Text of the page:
The battle on the Lechfeld of 955


von Christian Schaller

The battle on the Lechfeld of 955

A historical event between narrative education and politics of history

Tales and legends are created by the extraordinary, no matter whether they refer to a person, an event or a local circumstance. The Battle of the Lechfeld south of Augsburg in 955 combines all these aspects in an almost exemplary manner.

In the 10th century, the Lechfeld and the city of Augsburg had a special geographical significance for Central Europe and Eastern France. The Lechfeld has been an important traffic junction of the foothills of the Alps since ancient times. The importance of the area also lay in its scarcely populated and dry plain, which favoured the accumulation of armies. Furthermore, the so-called Gunzenlé hill, a famous early medieval dinghy, was located near the Lechfeld.

The bishop’s city of Augsburg, located about ten kilometres further north, was a double border town in the 10th century – not only between the cultural regions of Bavaria and Alamannias, but also on the edge between the ‘Christian world’ of Central Europe and the ‘pagan world’ in the east.

The ‘Hungarian storms’ that began in 899 led to decades of war between the Eastern France and the Magyar riders. These tenth-century incursions are not only handed down in writing, but can also be perfectly proven archaeologically. Nevertheless, their climax and end point, the Battle of the Lechfeld of 955, is a special case: The term Lechfeld Battle refers strictly speaking to smaller skirmishes lasting several days as well as a subsequent pursuit of the fleeing Magyars – i.e. a distribution of the fighting on numerous smaller battlefields.

While the exact locations cannot be scientifically proven to this day, the course of the fighting is handed down in even greater detail. The initiative of Uodalrîh, or in German Ulrichs, the then Bishop of Augsburg, to massively expand the city’s fortifications due to the constant threat is considered an important prerequisite for victory. The Magyars probably gathered at the Gunzenlé in 955 and besieged Augsburg, which was able to successfully hold its ground under Bishop Ulrich until the East Frankish troops under King Otto approached from the west.

The East Frankish soldiers gained the upper hand in the course of the battle on August 10th and armoured cavalry pushed the fleeing Hungarians. Contemporary historiography quickly glorified King Otto as an honourable, Christian victor and did not mention the forced slaughter of the fleeing Magyars – whose leader Bulcsu was at least officially and nominally also a Christian. The historical achievement and thus the historiography constituted a strong argument legitimizing the rule in the 10th century. It was in the interest of the rulers not to leave the presentation of the successes to oral tradition. This coiffed image of Otto the Great still exists in part to the present day and is still the subject of cultural and historical discourse.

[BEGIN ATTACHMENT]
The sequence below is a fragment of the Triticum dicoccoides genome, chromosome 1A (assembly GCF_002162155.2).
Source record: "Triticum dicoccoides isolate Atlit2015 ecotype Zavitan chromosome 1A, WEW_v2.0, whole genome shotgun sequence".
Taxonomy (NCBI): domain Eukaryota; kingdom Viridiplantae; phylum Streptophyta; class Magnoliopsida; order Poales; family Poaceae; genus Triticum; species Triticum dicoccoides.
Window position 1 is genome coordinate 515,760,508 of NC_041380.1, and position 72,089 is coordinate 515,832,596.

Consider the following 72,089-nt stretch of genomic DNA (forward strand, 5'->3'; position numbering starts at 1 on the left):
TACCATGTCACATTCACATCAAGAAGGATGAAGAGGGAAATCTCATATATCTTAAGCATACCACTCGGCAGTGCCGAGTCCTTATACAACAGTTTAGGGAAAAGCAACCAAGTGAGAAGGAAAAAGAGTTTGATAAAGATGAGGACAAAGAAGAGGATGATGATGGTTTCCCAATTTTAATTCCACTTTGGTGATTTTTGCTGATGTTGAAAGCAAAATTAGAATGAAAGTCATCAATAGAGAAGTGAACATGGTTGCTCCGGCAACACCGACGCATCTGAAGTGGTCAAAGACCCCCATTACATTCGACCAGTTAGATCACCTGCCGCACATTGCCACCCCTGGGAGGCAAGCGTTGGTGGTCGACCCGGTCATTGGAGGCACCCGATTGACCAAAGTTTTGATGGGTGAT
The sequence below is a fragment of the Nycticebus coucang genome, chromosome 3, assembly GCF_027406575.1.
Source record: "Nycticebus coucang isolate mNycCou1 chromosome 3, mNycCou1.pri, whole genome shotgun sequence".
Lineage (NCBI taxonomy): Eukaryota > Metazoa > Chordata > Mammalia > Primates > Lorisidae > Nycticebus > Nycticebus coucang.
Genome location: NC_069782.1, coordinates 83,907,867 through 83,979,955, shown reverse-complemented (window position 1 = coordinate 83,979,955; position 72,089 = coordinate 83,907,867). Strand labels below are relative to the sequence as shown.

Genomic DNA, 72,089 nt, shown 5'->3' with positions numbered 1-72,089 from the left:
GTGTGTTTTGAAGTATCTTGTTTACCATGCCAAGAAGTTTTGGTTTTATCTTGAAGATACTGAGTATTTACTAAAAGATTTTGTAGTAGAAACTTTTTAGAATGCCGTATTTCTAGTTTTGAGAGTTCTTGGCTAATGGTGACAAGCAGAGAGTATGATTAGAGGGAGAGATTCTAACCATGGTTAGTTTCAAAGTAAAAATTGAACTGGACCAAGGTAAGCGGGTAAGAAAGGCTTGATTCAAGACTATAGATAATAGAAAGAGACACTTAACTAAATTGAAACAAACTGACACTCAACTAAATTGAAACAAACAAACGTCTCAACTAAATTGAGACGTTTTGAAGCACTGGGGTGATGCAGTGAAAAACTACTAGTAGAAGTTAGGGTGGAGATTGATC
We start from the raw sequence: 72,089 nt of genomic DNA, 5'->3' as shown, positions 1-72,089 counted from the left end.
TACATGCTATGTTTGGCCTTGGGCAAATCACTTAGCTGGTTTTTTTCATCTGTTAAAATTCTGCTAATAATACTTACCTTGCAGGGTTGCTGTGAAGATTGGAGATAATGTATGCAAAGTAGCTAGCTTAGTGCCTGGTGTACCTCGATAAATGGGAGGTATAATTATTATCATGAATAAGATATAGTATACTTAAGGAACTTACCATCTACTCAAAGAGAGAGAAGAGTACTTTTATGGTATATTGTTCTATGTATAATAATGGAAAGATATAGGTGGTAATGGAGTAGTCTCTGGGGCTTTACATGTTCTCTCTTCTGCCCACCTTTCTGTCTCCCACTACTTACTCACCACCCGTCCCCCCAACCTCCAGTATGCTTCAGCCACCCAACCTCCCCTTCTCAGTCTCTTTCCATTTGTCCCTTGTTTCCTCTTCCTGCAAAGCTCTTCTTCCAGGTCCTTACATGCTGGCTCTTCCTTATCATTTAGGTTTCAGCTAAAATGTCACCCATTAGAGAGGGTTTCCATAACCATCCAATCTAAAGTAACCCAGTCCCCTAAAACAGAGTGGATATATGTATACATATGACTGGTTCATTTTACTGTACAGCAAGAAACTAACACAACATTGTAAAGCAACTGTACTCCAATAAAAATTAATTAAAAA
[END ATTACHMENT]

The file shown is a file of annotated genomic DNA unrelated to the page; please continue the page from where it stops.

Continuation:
The Battle of Lechfeld is considered the conclusion of decades of conflict. The victory over the Hungarians had a stabilizing effect on the German duchies and the East Swabian area around Augsburg. For the time being, the particular division of the German tribes and their nobility was over. After 955, King Otto had ensured not only internal but also external peace, which brought about a political, economic and cultural upswing for Central Europe.

The battle initiated the orientation of the Magyars towards the Western Occident, less than 50 years later Stephen I. was proclaimed the first Christian king of Hungary.

By restoring order in the empire, Otto established his claim to the title of emperor and initiated the transformation of the Eastern Frankish Empire into the Holy Roman Empire. The victory over the Hungarians was generally regarded by his contemporaries as the decisive event and greatest achievement of his life.

According to the historian Charles Bowlus, King Otto freed Europe from the need to maintain costly infrastructures against Eastern invasions and migratory movements, which only allowed the dominance of Latin-Western Christianity to develop. Only this made three centuries of uninterrupted economic growth and geographical expansion possible. The relevance of the Battle of Lechfeld is thus undisputed from a historical perspective, even in the 21st century.

All the more reason to ask how the event is anchored both in Augsburg’s cityscape and in the cultural consciousness of Bavarian Swabia – in the past and present.